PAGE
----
- Slides: 15
PHAGOCYTOSIS Chapter 15
• What is a Phagocyte? A cell that engulfs and digests material such as cell debris and microbes, including invading organisms. Surface of cell contains pattern recognition receptors to recognize material to be ingested.
A scavenger receptor is an example that recognizes materials with charged molecules on their surface. These receptors allow cell to bind to certain molecular configurations on debris and foreign material for ingestion. Macrophages located in skin tissue destroy small amounts of bacteria in a wound Macrophages can produce cytokines to recruit additional phagocytes (neutrophils) for help.
The Process of Phagocytosis ~A series of complex steps allowing phagocytes to engulf and destroy invading microorganisms. ~Most pathogens have evolved an ability to evade one or more of the steps (resistance).
Step 1 • Chemotaxis- Phagocytic cells are recruited to site of infection or tissue damage by chemical stimuli (chemoattractants).
Step 2 • Recognition & Attachment- Receptors located on outside of phagocyte recognize and bind (directly or indirectly). ~Direct binding-receptors recognize and bind to patterns of compounds found on invaders ~Indirect binding-particle is opsonized, coating particle with antibody substance for easier ingestion
Step 3 • Engulfment-Phagocytic cell engulfs invader, forming a membranebound vacuole called a phagosome. ~Cytoskeleton of phagocyte rearranges to form armlike extensions (pseudopods) that surround material being engulfed.
Step 4 • Fusion of the phagosome with the lysosome within the phagocyte, the phagosome moves along the cytoskeleton to where it can fuse with lysosomes. ~ Lysosomes-membrane bound bodies filled with various digestive enzymes like lysozyme and proteases. ~ Fusion creates a phagolysosome. ~ In neutrophils, membrane-bound bodies are granules.
Step 5 • Destruction & Digestion-Oxygen consumption increases, sugars metabolized (aerobic respiration), highly toxic oxygen products produced (superoxide, hydrogen peroxide, singlet oxygen, hydroxyl radicals). ~As available O 2 in phagolysosome is consumed metabolic pathway switches to fermentation, producing lactic acid and lowering p. H. ~Enzymes degrade peptidoglycan of the bacterial cell walls, and other parts of the cell.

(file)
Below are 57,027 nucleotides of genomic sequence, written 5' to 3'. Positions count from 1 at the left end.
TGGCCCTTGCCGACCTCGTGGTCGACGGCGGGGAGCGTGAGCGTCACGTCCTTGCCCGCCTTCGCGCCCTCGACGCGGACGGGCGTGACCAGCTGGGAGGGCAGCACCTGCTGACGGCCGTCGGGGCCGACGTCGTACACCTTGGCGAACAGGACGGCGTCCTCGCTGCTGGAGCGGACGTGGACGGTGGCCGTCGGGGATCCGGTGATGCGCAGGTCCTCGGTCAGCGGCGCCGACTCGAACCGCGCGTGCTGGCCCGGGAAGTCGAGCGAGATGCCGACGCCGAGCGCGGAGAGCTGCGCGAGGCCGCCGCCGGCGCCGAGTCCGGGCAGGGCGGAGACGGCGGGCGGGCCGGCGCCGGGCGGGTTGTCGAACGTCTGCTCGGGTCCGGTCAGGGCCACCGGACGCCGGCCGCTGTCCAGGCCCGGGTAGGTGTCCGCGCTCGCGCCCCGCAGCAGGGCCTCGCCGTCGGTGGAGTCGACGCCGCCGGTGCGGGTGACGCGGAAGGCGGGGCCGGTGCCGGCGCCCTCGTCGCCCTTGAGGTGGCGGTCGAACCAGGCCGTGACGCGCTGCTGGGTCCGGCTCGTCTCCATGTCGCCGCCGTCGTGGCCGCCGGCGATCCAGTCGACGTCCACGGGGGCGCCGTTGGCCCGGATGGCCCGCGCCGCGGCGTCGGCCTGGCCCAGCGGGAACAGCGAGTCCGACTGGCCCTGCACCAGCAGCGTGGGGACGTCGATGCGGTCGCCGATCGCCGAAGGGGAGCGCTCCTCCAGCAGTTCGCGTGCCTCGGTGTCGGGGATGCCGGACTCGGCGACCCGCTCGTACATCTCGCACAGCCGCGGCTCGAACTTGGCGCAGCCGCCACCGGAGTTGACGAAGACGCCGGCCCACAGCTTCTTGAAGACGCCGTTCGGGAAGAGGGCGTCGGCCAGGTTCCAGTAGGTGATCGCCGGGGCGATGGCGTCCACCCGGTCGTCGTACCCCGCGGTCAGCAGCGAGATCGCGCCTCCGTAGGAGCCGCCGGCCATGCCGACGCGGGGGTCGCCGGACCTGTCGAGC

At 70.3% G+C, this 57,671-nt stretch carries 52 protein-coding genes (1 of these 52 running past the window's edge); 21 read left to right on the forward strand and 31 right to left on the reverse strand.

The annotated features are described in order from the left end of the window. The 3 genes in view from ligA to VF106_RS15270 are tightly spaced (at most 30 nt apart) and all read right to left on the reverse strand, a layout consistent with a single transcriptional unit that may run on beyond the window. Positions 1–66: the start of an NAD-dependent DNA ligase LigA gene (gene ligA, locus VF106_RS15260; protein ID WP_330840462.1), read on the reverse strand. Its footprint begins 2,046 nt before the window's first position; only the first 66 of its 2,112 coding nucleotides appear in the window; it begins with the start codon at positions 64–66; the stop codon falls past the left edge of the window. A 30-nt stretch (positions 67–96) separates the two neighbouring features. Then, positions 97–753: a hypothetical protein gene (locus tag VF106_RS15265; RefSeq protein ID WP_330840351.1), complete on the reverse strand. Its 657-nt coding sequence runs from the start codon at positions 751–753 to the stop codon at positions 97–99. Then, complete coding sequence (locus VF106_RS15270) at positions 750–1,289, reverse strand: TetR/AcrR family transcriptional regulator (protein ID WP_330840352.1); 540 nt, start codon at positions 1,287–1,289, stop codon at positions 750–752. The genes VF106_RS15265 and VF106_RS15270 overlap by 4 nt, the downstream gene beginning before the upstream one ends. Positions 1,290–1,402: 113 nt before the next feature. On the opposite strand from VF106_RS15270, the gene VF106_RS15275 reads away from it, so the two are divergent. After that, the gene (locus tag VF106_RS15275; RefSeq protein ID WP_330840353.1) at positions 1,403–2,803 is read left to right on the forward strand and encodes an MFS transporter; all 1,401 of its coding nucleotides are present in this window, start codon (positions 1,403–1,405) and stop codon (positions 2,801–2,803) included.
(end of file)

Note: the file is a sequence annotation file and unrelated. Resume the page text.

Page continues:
Step 6 • Exocytosis-membrane-bound vesicle containing digested material fuses with the plasma membrane. Material is expelled to the external environment.
Macrophages • Scavengers located in tissue ~Play essential role in every major tissue in the body ~Live for weeks to months ~Maintain killing power by regenerating their lysosomes
• Characteristics ~Toll-like receptors-allow them to sense dangerous materials. ~Produce pro-inflammatory cytokines, alerting other cells in the immune system. ~Activated macrophages-increases killing power with assistance from certain T cells. This cooperation between innate and adaptive host defenses induces production of nitric oxide and oxygen radicals, helping to destroy microbes.
~ If activated macrophages fail to destroy microbes and chronic infection occurs, large numbers can fuse together forming giant cells. ~Granulomas- concentrated groups of macrophages, T cells, giant cells. Contain organisms and material that can’t be destroyed by walling off and retaining the debris to prevent infection of more cells. Granulomas are commonly part of the disease process in TB, histoplasmosis, and other diseases.
Neutrophils • Characteristics ~Known as the rapid response team. Quickly move into an area to eliminate invaders. ~Critical role in first stages of inflammation. ~First cell type recruited from bloodstream to site of damage. ~More killing power than microphages. ~Short life span (1 -2 days) in the tissue. ~Expend granules, then die. ~For every neutrophil in the circulatory system, there are 100 more waiting in the bone marrow.